Smoking was 1.70 times more likely to be allowed at work place for tobacco smokers than their counter part respondent (OR = 1.70, 95% CI = 1.36–2.14). Smoking was less likely to be allowed at work place for respondent with college/university completed and (or) higher than respondent with no formal schooling (OR = 0.26, 95% CI = 0.14–0.45), inversely smoking was about 4 times more likely to be allowed at work place for respondent with no formal schooling than respondent with college/university completed and (or) higher.
In this study it has been found that a significant proportion of passive smoking occurs due to smoking was allowed at home and work place. In developed countries, there are some smoking zones at offices and no smoking is allowed at home. In developing countries like Bangladesh, there is no evidence about smoking zone at office. Although this study has found that government and non-government working places are less likely to allow smoking than other occupational working places. This might be due to health awareness of those government and non-government employees. Usually higher educated peoples are involved in employment and they are less likely to allow smoking at home and work place than lower educated people. This is obvious and expectable. Like other neighboring countries [27, 28], higher education plays an important role to have lower degree of fatalism and overall risk taking behavior in Bangladesh, too. Educated peoples are more aware about health, as well as more aware about social and official norms. On the other hand, wealthy respondent was less likely to allow smoking at home than disadvantaged respondent; however, no specific pattern was found to allow smoking at work place regarding the wealth index.
Strength and limitation
The major strengths of our study are nationally representative population-based survey and the coverage of both male and female including urban and rural areas. To our knowledge none of the earlier studies had captured comprehensive information on tobacco smoking policy in home and at work place in Bangladesh. Therefore, the present study may have great bearing on the public health policy. Some common limitations of the survey have been discussed in . However, in constructing wealth index, a single asset index was developed for the whole sample; indices were not prepared for urban and rural populations separately [18, 21]. The study was of cross-sectional nature. Therefore, we could not assess the trend of smoking policy at home and work place in Bangladesh.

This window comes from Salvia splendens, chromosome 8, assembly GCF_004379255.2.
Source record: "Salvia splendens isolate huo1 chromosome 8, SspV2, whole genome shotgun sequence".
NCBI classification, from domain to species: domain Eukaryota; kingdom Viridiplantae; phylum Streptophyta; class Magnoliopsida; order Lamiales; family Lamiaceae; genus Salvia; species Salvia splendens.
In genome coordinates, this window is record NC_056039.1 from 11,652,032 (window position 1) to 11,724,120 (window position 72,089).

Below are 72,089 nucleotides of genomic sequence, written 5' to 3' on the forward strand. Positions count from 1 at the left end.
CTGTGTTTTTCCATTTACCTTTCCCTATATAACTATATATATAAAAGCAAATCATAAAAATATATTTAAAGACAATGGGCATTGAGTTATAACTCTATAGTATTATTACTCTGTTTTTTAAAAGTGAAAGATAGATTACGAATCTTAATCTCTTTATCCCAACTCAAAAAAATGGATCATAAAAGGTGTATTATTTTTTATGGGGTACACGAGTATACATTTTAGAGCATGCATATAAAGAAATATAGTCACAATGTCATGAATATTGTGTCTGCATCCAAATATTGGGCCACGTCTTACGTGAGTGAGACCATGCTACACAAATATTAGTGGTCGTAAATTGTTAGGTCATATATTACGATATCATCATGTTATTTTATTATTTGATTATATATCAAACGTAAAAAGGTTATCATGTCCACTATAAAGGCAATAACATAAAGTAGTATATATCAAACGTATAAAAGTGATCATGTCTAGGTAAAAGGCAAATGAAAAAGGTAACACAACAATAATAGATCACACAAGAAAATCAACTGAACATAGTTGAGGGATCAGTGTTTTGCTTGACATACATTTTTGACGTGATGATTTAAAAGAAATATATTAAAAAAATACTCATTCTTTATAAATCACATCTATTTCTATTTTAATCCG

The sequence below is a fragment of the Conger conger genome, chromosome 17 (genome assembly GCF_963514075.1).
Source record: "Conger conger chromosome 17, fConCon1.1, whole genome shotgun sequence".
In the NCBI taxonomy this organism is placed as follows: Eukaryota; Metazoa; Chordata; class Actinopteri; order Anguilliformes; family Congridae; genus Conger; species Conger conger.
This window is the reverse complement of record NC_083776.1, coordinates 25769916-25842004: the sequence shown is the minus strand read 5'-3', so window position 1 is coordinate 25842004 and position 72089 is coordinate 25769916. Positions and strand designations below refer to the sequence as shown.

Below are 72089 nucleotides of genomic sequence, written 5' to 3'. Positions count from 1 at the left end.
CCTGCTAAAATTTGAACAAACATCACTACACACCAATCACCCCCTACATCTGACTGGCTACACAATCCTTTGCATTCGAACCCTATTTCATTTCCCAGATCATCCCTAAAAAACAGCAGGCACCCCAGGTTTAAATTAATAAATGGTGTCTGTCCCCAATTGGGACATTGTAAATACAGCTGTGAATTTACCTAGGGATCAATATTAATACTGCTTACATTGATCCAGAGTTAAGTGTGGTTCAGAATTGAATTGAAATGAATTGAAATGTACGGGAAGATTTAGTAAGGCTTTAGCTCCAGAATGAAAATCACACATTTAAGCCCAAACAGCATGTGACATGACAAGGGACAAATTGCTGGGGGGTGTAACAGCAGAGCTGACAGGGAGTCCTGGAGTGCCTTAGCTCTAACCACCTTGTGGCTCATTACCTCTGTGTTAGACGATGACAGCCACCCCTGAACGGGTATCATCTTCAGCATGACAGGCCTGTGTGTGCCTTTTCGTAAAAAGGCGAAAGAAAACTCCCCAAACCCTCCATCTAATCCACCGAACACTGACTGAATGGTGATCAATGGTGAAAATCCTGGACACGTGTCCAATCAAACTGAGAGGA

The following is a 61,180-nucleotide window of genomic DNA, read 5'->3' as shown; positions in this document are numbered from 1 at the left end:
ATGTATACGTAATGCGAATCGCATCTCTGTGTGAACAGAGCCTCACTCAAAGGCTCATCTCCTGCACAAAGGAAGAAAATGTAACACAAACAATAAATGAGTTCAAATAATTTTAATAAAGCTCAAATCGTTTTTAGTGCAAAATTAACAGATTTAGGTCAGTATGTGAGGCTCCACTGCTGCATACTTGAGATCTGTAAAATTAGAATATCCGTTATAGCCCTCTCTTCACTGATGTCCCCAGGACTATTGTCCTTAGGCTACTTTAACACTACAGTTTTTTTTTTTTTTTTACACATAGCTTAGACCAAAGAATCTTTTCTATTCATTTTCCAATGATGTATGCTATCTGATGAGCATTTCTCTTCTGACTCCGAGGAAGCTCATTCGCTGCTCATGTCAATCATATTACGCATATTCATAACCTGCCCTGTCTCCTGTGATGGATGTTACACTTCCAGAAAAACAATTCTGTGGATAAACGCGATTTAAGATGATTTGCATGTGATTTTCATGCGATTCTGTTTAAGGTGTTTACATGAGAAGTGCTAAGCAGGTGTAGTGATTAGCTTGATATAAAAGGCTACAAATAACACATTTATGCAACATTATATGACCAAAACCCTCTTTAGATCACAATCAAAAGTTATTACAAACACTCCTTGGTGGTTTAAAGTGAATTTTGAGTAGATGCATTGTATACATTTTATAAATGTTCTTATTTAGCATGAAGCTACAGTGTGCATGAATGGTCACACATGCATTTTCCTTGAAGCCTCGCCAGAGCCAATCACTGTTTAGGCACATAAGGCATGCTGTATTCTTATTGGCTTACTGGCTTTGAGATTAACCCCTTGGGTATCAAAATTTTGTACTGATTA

This study clearly revealed that passive smoking is highly associated with smoking policy at home and work place. Therefore, smoking policy should reform introducing smoking zone at work places and residential buildings. Government may enforce to establish specific smoking venue in residential apartment and in hospitality areas in workplaces [29–32]. In developed countries smoking venues are modern and safe with area>100m2, filtered and with air ventilation. In addition, to reduce the passive smoking, lower educated people and people in urban areas should advocate more about the adverse effect of active and passive smoking. In addition, they should be light up from inside about the social manner, especially not to smoke in front of nonsmokers and children. More advertisement, community programs, etc. on adverse effect of active and passive tobacco smoking would be effective to advocate lower educated people. Besides electronic and print media, advertisement might be on billboard, wall, back side of rickshaw, auto, and other vehicles. Community programs may include theater show, arrangement of workshops, speech on it few minutes before Khutba on Friday’s prayer by community leaders, etc. Other existed tobacco control policies, like banning smoking in public places should be strengthen more.